Analysis by the National Bureau of Economic Research estimated that eliminating fast-food restaurant advertising to children would reduce the prevalence of obesity by 18% (29). Some governments have restricted television advertising of food products to children, and some advertisers have voluntarily restricted advertisements (30). However, the recent proliferation of other digital media sources, including cell phones, mobile music devices, broadband video, instant messaging, videogames, and virtual worlds, has created a “marketing ecosystem” for advertisement of food (31,32), and the influence of marketing on intake may become more pervasive in the future.

Back to top


Studies searching for determinants of risks for obesity and cardiovascular disease have found that genetics (33,34) and behavioral exposures (35) explain only part of the risk. Epigenetic mechanisms describe environment-gene interactions that may explain some residual risk. The term epigenetics refers to cellular mechanisms that affect gene expression without changing DNA sequence (36). Epigenetic markings can be inherited and modified throughout the lifespan (37). Epigenetic modifications during critical early periods, such as embryogenesis (38) have the most effect on phenotype. Fetal and early life exposures have been associated with numerous health outcomes later in life, including obesity (39,40). Changes to DNA marking and packaging may explain the influence of the environment on gene expression throughout a person’s life and even across generations (41). Evidence is mounting from experimental studies in animals and from human epidemiologic studies that epigenetic mechanisms may affect risk for chronic disease, especially when the environment predicted by fetal experience does not match the environment later in life (42,43).

Animal models of epigenetics related to obesity

Experimental studies have subjected animals to dietary, chemical, and stress exposures during prenatal or early life that lead to epigenetic changes in gene expression in adulthood. The epigenetic changes caused by some exposures are preventable by other agents. Some changes in gene expression persist across generations when epigenetic markings are incompletely erased during formation of the sperm and ova (38). Several animal studies illustrate epigenetic influences on obesity.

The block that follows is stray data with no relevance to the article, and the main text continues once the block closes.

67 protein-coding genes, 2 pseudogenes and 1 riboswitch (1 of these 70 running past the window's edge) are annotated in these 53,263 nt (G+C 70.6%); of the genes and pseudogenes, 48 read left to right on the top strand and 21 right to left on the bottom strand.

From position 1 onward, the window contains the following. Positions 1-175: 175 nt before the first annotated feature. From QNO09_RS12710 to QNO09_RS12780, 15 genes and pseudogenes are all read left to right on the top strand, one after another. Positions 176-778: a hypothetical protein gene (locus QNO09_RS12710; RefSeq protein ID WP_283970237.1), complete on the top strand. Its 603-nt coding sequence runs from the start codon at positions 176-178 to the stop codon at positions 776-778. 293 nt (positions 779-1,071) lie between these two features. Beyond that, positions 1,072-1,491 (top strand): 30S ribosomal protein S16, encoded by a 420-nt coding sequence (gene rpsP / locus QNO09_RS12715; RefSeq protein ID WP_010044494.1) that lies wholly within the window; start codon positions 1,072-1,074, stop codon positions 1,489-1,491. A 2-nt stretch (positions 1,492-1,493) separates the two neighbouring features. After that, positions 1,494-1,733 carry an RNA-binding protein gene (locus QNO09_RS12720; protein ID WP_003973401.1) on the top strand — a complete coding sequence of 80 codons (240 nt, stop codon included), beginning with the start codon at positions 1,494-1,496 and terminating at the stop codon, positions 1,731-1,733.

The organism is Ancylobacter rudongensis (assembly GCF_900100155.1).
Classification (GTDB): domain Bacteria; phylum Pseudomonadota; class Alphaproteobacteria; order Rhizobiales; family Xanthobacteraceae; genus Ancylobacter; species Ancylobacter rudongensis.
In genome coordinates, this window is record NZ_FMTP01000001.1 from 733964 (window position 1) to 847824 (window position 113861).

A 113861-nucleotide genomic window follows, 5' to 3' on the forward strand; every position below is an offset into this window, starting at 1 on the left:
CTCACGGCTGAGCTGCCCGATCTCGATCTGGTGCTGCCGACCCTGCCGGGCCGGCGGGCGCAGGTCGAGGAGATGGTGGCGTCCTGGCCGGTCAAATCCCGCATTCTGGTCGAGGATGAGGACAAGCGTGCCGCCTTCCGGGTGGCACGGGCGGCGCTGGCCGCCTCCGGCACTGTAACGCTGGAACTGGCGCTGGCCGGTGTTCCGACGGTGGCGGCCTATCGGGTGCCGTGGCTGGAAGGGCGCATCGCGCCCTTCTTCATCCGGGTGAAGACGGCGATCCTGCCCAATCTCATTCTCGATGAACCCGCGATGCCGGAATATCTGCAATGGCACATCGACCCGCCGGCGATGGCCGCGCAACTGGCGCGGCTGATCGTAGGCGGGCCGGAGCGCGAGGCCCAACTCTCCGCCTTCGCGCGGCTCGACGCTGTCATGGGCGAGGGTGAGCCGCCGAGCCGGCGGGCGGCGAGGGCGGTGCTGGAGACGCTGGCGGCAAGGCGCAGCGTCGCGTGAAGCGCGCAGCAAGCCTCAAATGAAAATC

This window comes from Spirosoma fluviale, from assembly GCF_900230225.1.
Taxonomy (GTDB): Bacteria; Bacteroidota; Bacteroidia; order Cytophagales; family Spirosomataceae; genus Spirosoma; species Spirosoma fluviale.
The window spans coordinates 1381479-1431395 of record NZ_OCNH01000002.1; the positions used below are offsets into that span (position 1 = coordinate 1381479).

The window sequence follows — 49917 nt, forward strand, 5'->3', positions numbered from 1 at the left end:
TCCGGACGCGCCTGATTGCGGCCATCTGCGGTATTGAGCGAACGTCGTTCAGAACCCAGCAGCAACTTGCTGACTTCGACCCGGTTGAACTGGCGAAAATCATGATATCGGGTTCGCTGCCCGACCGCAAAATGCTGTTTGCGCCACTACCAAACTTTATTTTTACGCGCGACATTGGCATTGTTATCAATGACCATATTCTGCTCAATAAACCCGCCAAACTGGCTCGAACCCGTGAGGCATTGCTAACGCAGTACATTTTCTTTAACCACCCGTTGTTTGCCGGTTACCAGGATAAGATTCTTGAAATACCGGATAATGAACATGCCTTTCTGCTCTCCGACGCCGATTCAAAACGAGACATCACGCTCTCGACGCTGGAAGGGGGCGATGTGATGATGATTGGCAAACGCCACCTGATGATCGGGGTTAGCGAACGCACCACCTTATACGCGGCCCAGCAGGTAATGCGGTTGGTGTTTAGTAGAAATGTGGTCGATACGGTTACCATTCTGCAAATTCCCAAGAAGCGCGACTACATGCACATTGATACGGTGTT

The Agouti (Avy/a) mouse is a well-described model of epigenetically controlled obesity. Among mice carrying 1 obese allele (Avy) and 1 nonobese allele (a), those with inadequate methylation of the Avy allele develop obesity and yellow fur (38). The Avy protein blocks satiety signals from insulin and leptin on the hypothalamus (37). Obesity is amplified through multiple generations of Avy/a mice, but supplementing the diet with methyl donors prevents this amplification (44). Maternal ingestion of bisphenol A (BPA), a chemical used in polycarbonate plastic and epoxy resins, decreased methylation of the Avy allele in offspring (45). This decrease in methylation did not occur when the soy isoflavone genistein or a methyl donor, such as folic acid or vitamin B12, was added to the BPA-containing diet (45).

Rats whose mothers do not eat enough protein during pregnancy have decreased methylation and have increased expression of glucocorticoid receptors and peroxisomal proliferator-activated receptor-a in the liver. These changes are associated with components of metabolic syndrome including hypertension, dyslipidemia, and insulin resistance. Giving mothers folic acid supplements prevented the hypomethylation and normalized the gene expression in offspring (46).

Elevated reactivity to psychological stress has been associated with obesity in humans (47). In a model of early life stress, rats who are poorly nurtured by their mothers develop exaggerated stress responses and poorly nurture their own offspring; the pattern is repeated through multiple generations (48). Poor nurturing increases stress reactivity through methylation and de-acetylation of the glucocorticoid receptor gene in the brain, decreasing receptor production (49). Infusion of histone deacetylase inhibitors or “adopting out” offspring to highly nurturing mothers prevented these changes (48). Epigenetic recording of early parenting interactions affects the phenotype throughout the lifespan in this model (50).

Human evidence supporting epigenetic mechanisms of obesity

Certain genes may be particularly vulnerable to epigenetic changes. Metastable epialleles like the Avy allele in mice are subject to dramatic interindividual differences in methylation (37). Imprinted genes, for which the allele from 1 parent is normally silenced by methylation, are at risk of causing functional problems if the remaining copy is inappropriately silenced. Two rare human obesity syndromes, Prader-Willi and Beckwith-Wiedemann, can result from inappropriate methylation of imprinted genes (38). The search for metastable epialleles and imprinted genes affecting obesity in humans is of great interest.